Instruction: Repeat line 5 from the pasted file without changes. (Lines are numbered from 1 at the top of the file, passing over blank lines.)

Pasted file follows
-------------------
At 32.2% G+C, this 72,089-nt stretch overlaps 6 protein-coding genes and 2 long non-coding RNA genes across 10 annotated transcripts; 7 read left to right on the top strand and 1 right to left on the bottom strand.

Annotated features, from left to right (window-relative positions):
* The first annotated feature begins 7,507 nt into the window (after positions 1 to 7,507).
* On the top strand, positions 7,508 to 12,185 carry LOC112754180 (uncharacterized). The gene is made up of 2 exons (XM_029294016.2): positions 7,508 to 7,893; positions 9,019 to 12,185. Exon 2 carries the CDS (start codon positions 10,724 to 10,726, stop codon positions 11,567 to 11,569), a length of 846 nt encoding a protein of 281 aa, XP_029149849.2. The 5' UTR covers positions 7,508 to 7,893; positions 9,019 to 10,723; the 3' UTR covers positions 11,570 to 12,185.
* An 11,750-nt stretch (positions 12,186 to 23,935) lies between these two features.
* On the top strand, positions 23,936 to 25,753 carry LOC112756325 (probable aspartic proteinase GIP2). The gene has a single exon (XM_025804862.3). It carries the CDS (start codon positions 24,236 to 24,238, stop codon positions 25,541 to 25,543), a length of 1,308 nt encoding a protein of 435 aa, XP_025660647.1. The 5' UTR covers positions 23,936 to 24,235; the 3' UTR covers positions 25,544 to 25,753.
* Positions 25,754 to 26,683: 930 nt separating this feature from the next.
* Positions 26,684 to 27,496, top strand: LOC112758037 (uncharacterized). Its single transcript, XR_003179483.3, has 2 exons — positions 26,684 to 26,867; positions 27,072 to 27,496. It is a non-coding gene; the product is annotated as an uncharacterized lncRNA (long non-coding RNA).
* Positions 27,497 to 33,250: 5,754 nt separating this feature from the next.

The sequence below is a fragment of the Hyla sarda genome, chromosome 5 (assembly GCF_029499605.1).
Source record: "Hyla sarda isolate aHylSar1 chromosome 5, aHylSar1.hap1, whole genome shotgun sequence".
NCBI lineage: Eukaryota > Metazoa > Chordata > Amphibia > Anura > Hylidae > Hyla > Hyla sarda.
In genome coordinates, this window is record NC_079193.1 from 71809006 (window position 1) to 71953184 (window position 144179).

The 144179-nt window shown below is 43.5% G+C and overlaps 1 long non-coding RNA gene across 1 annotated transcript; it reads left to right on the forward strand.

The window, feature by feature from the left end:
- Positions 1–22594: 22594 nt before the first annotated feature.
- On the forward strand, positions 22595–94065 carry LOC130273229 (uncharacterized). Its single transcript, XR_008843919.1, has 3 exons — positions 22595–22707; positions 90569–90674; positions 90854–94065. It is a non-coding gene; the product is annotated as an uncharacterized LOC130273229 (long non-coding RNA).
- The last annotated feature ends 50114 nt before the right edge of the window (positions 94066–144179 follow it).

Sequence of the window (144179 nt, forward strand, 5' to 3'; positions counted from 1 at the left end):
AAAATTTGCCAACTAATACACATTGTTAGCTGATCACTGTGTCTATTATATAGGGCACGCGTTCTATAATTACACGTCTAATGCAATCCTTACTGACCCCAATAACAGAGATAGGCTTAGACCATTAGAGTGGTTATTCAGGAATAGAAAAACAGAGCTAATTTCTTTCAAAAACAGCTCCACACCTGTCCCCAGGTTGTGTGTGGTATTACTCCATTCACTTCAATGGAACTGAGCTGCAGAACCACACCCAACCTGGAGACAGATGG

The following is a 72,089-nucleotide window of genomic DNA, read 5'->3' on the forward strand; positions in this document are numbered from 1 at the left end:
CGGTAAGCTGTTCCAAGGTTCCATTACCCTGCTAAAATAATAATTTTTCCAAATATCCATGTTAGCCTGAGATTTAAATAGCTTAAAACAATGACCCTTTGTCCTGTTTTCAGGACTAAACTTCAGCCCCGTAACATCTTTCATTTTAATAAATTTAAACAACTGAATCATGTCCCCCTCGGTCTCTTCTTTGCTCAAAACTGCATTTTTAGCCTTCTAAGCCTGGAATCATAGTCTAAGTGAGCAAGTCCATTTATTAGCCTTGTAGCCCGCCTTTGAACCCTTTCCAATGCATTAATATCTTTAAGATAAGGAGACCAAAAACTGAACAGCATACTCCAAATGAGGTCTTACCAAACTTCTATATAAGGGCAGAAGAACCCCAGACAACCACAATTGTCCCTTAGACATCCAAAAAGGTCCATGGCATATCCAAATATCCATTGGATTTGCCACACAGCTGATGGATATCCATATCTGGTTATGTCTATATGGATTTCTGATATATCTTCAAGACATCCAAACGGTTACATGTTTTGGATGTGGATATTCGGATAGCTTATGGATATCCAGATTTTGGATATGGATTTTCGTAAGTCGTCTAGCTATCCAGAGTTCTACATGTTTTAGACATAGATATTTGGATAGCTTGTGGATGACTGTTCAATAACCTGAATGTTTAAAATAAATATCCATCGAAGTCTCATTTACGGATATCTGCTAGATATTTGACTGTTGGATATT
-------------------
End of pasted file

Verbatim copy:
* An 11,750-nt stretch (positions 12,186 to 23,935) lies between these two features.